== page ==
We believe the downturn in the economy has had a negative impact on our financial results for the past two years and will also impact our fiscal year 2011 results. Our Transactional TV segment revenue decreased in fiscal year 2010 by approximately 12% despite generating incremental international revenue of $3.6 million. We experienced a downturn in our Film Production segment results during the third quarter of fiscal year 2009 and recorded goodwill and other impairment charges in connection with that segment's deterioration in performance related to the downturn in the economy in both fiscal year 2010 and 2009. Additionally, the adverse economic conditions contributed to restructuring and intangible asset impairment charges during the fourth quarter of fiscal year 2009 in connection with unfavorable results connected to an IPTV set-top box business and other initiatives within the Direct-to-Consumer segment, and we discontinued the IPTV set-top box business in the fourth quarter of fiscal year 2010. If the difficult economic conditions persist or worsen, our financial condition and results of operations would also be materially adversely impacted.

We may be unsuccessful with our initiative to expand our Transactional TV segment distribution into international markets due to our inexperience with international adult content delivery and foreign government regulations.

        During fiscal year 2009, we began expanding our Transactional TV segment services into new international markets. We have not historically operated internationally or transacted with international government regulators, competitors, cultures or consumers. As a result of our inexperience, we may be unsuccessful in executing our international growth initiatives.

ITEM 1B.    UNRESOLVED STAFF COMMENTS.

        None.

ITEM 2.    PROPERTIES.

        We use the following principal facilities in our operations. All facilities are 100% utilized.

        Colorado:    We lease space in two office buildings in Boulder, Colorado. The north Boulder facility is approximately 12,000 square feet and houses our Transactional TV segment's Digital Broadcast Center, encoding and technical operations groups, content screening, and quality control functions. Our Winchester Circle facility is approximately 18,000 square feet and is used as our corporate headquarters, as well as by our Direct-to-Consumer segment's web production department and by our Transactional TV segment's marketing, sales, branding, promotions and conforming departments.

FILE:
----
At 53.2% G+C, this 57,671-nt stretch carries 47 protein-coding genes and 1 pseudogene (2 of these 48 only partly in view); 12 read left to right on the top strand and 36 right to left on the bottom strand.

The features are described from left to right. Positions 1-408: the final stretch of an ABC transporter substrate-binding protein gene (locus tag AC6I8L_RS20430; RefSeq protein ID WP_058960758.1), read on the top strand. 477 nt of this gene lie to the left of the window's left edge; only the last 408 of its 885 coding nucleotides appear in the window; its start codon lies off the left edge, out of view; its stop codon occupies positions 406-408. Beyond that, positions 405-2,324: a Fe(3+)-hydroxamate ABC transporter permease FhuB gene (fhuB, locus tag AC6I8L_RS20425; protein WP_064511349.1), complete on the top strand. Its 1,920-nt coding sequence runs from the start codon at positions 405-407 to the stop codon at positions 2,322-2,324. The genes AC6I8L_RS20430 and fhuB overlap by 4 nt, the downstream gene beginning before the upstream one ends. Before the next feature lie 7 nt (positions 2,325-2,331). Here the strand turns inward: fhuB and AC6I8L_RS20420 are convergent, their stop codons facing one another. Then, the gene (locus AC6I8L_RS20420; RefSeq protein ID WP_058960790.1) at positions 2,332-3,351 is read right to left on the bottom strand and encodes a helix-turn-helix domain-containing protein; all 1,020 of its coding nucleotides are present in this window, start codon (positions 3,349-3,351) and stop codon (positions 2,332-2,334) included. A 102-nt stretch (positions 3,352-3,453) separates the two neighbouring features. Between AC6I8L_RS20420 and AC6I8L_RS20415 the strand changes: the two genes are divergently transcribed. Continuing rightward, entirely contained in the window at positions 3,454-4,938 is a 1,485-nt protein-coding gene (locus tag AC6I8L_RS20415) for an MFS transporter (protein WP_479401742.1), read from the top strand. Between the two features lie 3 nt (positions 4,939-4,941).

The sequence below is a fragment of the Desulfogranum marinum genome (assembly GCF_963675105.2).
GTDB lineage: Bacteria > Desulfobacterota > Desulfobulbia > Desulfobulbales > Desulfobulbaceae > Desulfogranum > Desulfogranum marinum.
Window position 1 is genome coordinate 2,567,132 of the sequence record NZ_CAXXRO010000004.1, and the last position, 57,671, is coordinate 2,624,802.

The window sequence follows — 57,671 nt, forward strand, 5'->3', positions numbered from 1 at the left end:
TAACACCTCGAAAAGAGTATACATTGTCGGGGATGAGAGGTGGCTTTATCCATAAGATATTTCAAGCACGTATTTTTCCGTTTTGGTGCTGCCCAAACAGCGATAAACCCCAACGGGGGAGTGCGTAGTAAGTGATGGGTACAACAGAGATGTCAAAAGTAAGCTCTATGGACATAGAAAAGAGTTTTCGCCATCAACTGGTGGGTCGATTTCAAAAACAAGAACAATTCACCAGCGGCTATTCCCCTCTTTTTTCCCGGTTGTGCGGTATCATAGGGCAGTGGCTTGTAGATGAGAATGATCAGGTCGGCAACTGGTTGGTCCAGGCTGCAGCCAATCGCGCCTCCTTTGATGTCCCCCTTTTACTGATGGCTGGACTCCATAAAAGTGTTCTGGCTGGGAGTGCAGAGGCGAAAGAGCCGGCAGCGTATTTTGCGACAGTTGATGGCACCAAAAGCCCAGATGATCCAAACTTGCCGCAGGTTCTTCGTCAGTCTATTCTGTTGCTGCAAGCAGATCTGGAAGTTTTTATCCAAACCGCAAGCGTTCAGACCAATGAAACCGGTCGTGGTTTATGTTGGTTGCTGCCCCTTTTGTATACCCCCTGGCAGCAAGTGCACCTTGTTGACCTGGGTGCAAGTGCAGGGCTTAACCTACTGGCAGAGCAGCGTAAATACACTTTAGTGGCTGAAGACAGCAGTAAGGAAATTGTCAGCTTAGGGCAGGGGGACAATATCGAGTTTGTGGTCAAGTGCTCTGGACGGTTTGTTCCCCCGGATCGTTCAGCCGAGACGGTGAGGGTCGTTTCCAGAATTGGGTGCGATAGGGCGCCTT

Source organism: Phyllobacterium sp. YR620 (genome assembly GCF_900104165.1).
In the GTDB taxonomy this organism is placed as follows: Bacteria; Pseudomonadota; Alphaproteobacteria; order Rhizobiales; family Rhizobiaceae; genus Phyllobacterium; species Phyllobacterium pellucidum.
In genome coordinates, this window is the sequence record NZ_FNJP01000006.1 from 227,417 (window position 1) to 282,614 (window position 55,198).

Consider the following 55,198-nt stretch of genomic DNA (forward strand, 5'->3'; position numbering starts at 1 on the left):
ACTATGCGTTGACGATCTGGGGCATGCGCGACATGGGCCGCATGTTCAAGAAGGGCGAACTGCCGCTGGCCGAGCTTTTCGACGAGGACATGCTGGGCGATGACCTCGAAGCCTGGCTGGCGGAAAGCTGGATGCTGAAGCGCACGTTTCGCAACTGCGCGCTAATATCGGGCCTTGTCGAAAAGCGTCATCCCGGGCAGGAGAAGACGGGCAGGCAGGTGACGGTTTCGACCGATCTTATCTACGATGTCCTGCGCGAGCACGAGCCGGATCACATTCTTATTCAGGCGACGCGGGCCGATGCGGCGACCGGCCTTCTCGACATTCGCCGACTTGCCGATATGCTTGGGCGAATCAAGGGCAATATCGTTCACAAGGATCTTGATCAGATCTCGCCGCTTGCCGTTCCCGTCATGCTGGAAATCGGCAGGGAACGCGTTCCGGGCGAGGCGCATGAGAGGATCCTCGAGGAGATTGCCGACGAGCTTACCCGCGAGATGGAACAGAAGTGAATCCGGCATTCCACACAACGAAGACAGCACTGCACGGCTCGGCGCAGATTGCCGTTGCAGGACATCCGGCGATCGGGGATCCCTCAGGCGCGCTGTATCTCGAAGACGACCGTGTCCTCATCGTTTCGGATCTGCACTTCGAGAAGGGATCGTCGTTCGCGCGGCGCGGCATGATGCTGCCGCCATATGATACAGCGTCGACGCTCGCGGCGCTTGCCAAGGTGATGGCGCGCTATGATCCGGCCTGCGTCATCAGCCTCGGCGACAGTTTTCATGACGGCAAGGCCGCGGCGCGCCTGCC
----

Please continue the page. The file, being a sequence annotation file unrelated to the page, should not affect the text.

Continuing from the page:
California:    We lease approximately 4,600 square feet in Santa Monica, California. This facility houses our Film Production segment's production and licensing business.

        We believe that our facilities are adequate to maintain our existing business activities.

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ITEM 3.    LEGAL PROCEEDINGS.

        For a discussion of legal proceedings, see Note 14—Commitments and Contingencies in the Notes to Consolidated Financial Statements included herein and incorporated herein by reference.

ITEM 4.    SUBMISSION OF MATTERS TO A VOTE OF SECURITY HOLDERS.

        No matters were submitted for a vote of the shareholders during the fourth quarter of the fiscal year covered by this report.


PART II.

ITEM 5.    MARKET FOR REGISTRANT'S COMMON EQUITY, RELATED STOCKHOLDER MATTERS AND ISSUER PURCHASES OF EQUITY SECURITIES.

        Our common stock is traded on the NASDAQ Global Select Market under the symbol "NOOF".

        The following table sets forth the range of high and low sales prices for our common stock for each quarterly period indicated, as reported on the NASDAQ Global Select Market:

Quarter Ended
  High   Low  
Quarter Ended
  High   Low  

June 30, 2009

  $ 2.95   $ 1.52   June 30, 2008   $ 5.29   $ 3.31  

September 30, 2009

    2.50     1.87   September 30, 2008     4.28     2.05  

December 31, 2009

    2.18     1.75   December 31, 2008     2.56     1.27  

March 31, 2010

    2.40     1.76   March 31, 2009     2.20     1.05  

        The high and low sales prices per share as reported on the NASDAQ Global Select Market on June 4, 2010, were $1.85 and $1.81, respectively. As of June 4, 2010, there were approximately 3,443 beneficial owners and 176 holders of record of New Frontier Media's Common Stock.